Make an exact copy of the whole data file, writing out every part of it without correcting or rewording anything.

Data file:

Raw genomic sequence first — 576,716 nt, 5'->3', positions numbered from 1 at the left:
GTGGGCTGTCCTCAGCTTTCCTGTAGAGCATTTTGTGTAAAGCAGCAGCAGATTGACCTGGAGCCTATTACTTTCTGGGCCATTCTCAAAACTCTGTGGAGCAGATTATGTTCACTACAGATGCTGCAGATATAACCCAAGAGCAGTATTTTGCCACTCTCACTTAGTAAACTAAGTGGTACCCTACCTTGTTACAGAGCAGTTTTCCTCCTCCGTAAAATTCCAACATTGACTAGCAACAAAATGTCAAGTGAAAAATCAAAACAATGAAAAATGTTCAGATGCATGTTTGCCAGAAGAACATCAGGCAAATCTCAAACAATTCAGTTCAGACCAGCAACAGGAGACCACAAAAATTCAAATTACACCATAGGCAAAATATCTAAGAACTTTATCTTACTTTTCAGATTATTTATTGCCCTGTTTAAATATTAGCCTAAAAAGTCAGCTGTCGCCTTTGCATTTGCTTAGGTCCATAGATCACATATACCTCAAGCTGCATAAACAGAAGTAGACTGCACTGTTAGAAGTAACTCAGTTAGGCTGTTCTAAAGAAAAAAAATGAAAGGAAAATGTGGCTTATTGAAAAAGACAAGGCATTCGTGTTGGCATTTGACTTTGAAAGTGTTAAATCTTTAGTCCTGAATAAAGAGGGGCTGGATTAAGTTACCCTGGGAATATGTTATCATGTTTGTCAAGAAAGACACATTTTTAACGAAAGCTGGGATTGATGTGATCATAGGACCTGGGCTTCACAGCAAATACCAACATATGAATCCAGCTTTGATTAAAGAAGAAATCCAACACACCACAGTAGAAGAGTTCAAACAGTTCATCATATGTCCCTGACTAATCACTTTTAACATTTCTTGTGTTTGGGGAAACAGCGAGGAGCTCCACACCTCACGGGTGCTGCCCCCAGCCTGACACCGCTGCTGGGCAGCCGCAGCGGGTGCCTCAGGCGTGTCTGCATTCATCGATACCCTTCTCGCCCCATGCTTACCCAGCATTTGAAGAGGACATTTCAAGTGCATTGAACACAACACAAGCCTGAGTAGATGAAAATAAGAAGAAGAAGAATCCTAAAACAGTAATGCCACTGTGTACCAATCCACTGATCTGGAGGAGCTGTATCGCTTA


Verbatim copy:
Raw genomic sequence first — 576,716 nt, 5'->3', positions numbered from 1 at the left:
GTGGGCTGTCCTCAGCTTTCCTGTAGAGCATTTTGTGTAAAGCAGCAGCAGATTGACCTGGAGCCTATTACTTTCTGGGCCATTCTCAAAACTCTGTGGAGCAGATTATGTTCACTACAGATGCTGCAGATATAACCCAAGAGCAGTATTTTGCCACTCTCACTTAGTAAACTAAGTGGTACCCTACCTTGTTACAGAGCAGTTTTCCTCCTCCGTAAAATTCCAACATTGACTAGCAACAAAATGTCAAGTGAAAAATCAAAACAATGAAAAATGTTCAGATGCATGTTTGCCAGAAGAACATCAGGCAAATCTCAAACAATTCAGTTCAGACCAGCAACAGGAGACCACAAAAATTCAAATTACACCATAGGCAAAATATCTAAGAACTTTATCTTACTTTTCAGATTATTTATTGCCCTGTTTAAATATTAGCCTAAAAAGTCAGCTGTCGCCTTTGCATTTGCTTAGGTCCATAGATCACATATACCTCAAGCTGCATAAACAGAAGTAGACTGCACTGTTAGAAGTAACTCAGTTAGGCTGTTCTAAAGAAAAAAAATGAAAGGAAAATGTGGCTTATTGAAAAAGACAAGGCATTCGTGTTGGCATTTGACTTTGAAAGTGTTAAATCTTTAGTCCTGAATAAAGAGGGGCTGGATTAAGTTACCCTGGGAATATGTTATCATGTTTGTCAAGAAAGACACATTTTTAACGAAAGCTGGGATTGATGTGATCATAGGACCTGGGCTTCACAGCAAATACCAACATATGAATCCAGCTTTGATTAAAGAAGAAATCCAACACACCACAGTAGAAGAGTTCAAACAGTTCATCATATGTCCCTGACTAATCACTTTTAACATTTCTTGTGTTTGGGGAAACAGCGAGGAGCTCCACACCTCACGGGTGCTGCCCCCAGCCTGACACCGCTGCTGGGCAGCCGCAGCGGGTGCCTCAGGCGTGTCTGCATTCATCGATACCCTTCTCGCCCCATGCTTACCCAGCATTTGAAGAGGACATTTCAAGTGCATTGAACACAACACAAGCCTGAGTAGATGAAAATAAGAAGAAGAAGAATCCTAAAACAGTAATGCCACTGTGTACCAATCCACTGATCTGGAGGAGCTGTATCGCTTA